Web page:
Professor Heather Ferguson completed her PhD in Cognitive Neuroscience and Psycholinguistics at the University of Glasgow in 2007, followed by a two-year postdoctoral research position at University College London. She was appointed as a Lecturer in Cognitive Psychology at the University of Kent in October 2009, and was subsequently promoted to Senior Lecturer in 2012, Reader in 2015, and Professor in 2018.
Over the last few years, Heather has been leading on several research grants, including a five-year European Research Council Starting grant to examine the cognitive basis of social communication and how this changes across the life-span, a four-year Leverhulme Trust research grant to examine how people with autism spectrum disorder make sense of counterfactual versions of the world, and a 3-year Leverhulme Trust research grant to examine whether and how reading fiction enhances our cognitive and social wellbeing.
Heather's primary research interest is in Cognitive Psychology. She is particularly interested in the interface between cognitive processes and social interaction, specifically the way that we access and represent other people's perspectives during communication. She uses a variety of techniques, including eye-movements, event-related brain potentials and reaction times to look at questions, such as:
- How do people understand and predict events in terms of other people"s mental states (e.g. their intentions, beliefs and desires)? And how quickly can they do this? What happens when these intentions, beliefs or desires are at odds with our own knowledge of the world?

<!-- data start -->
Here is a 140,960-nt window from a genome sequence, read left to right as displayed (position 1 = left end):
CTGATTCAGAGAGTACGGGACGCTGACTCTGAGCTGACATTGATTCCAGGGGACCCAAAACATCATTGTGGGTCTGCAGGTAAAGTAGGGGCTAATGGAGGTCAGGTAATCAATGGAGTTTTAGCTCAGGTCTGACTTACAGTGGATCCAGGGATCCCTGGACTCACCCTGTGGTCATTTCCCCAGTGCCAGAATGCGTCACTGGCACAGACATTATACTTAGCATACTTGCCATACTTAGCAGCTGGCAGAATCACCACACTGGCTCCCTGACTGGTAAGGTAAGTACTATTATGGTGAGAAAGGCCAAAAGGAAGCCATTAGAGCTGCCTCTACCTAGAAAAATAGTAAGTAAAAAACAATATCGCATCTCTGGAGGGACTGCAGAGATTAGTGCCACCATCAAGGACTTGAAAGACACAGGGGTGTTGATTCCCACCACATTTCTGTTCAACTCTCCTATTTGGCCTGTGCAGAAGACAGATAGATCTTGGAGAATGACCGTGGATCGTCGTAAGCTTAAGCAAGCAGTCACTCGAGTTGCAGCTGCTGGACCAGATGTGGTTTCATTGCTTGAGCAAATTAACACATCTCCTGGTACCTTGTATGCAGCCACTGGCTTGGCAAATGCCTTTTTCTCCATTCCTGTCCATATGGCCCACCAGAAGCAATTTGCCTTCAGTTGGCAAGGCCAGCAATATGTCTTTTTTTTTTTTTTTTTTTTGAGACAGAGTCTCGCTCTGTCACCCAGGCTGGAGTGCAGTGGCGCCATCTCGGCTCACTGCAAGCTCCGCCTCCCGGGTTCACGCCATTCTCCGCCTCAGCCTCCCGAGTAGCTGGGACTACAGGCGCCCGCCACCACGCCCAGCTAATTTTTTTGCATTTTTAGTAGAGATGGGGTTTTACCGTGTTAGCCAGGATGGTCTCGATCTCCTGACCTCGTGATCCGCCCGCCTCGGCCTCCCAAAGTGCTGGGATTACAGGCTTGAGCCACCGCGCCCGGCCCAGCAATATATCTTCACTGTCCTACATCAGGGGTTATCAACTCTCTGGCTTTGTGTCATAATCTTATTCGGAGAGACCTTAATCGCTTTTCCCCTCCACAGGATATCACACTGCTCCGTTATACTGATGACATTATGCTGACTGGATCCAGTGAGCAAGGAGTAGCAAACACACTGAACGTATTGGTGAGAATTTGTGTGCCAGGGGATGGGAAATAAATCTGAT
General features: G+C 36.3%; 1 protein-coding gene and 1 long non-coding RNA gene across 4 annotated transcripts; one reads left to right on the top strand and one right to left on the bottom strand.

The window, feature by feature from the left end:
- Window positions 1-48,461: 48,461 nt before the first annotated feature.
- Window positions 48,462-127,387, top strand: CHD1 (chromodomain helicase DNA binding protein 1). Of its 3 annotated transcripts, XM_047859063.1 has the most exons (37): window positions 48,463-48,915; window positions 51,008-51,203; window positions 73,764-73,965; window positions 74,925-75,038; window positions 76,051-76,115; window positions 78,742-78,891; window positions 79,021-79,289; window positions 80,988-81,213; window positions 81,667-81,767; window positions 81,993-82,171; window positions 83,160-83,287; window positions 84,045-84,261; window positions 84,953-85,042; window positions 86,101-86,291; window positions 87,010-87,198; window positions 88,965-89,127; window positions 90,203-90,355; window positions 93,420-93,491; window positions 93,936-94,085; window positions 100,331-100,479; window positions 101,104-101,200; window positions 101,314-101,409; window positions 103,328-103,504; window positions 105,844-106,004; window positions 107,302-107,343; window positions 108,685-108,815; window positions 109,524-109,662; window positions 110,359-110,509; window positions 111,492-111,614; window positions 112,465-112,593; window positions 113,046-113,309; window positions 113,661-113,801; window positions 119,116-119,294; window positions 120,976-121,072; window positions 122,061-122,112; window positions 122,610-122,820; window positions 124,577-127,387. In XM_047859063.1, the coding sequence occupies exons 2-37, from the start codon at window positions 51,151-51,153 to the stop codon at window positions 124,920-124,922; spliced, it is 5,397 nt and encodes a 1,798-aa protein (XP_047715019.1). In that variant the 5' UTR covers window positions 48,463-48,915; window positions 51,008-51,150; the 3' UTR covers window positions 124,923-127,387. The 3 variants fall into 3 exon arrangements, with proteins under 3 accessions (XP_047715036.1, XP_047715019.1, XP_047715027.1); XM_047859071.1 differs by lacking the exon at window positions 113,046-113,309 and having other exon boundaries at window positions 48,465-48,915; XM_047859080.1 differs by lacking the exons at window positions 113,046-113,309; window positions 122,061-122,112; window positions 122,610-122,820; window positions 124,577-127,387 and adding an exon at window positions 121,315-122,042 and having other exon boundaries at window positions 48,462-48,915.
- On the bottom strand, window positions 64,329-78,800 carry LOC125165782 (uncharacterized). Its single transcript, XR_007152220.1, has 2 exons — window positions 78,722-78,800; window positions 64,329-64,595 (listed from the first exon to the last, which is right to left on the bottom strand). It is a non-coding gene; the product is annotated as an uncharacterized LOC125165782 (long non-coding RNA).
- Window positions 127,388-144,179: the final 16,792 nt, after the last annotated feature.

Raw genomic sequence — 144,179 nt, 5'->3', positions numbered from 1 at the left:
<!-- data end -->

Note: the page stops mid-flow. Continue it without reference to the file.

- How do social abilities relate to cognitive skills (such as memory and inhibitory control)? Can social interaction be enhanced by training these cognitive skills? How does advancing age affect this relationship?
- How does social context (e.g. who we're interacting with, for what purpose etc) influence the language that we produce during an interaction?
- How do we separate reality from fantasy, and why do they get muddled up sometimes? Are there any social or cognitive benefits of imagining fictional versions of the world?
Please get in touch to discuss research supervision for undergraduate final year projects, MSc research projects, PhD theses or postdoctoral fellowships.
Current PhD supervision
- Marchella Smith (1st supervisor), Title TBC.
- Chloe Brunskill (2nd supervisor), Title 'How does counterfactual imagination produce memory distortions across ages?'.
- Nilda Karoğlu (2nd supervisor), Title ‘Theory of Mind, sexual offending against children and cognitive distortions: An analysis of quantity and content in Theory of Mind’.
- Vasileios Kotsaris (2nd supervisor), Title TBC.
- Marcus Sorensen (2nd supervisor), Title TBC.
Completed PhD supervision
- Jumana Ahmad (1st supervisor; 2014), 'An electrophysiological and computational exploration of the working memory deficit in developmental dyslexia'
- Eiman Alismail (1st supervisor; 2014), 'The role of familiarity in action understanding and imitation: investigating mirror neurons in Saudi children with ASD'
- David Atkins (2nd supervisor; 2014), 'Culture and empathy'
- Mahsa Barzy (1st supervisor; 2020), 'The effects of social context and perspective on language processing: Evidence from Autism Spectrum Disorder'
- Martina De Lillo (2021; 1st supervisor), 'Social cognition across the lifespan and its relation to executive functions'
- Rachael Morris (2nd supervisor), ‘The effect of Galvanic Vestibular Stimulation on attention’. Funder: University of Kent 50th Anniversary Research Scholarship.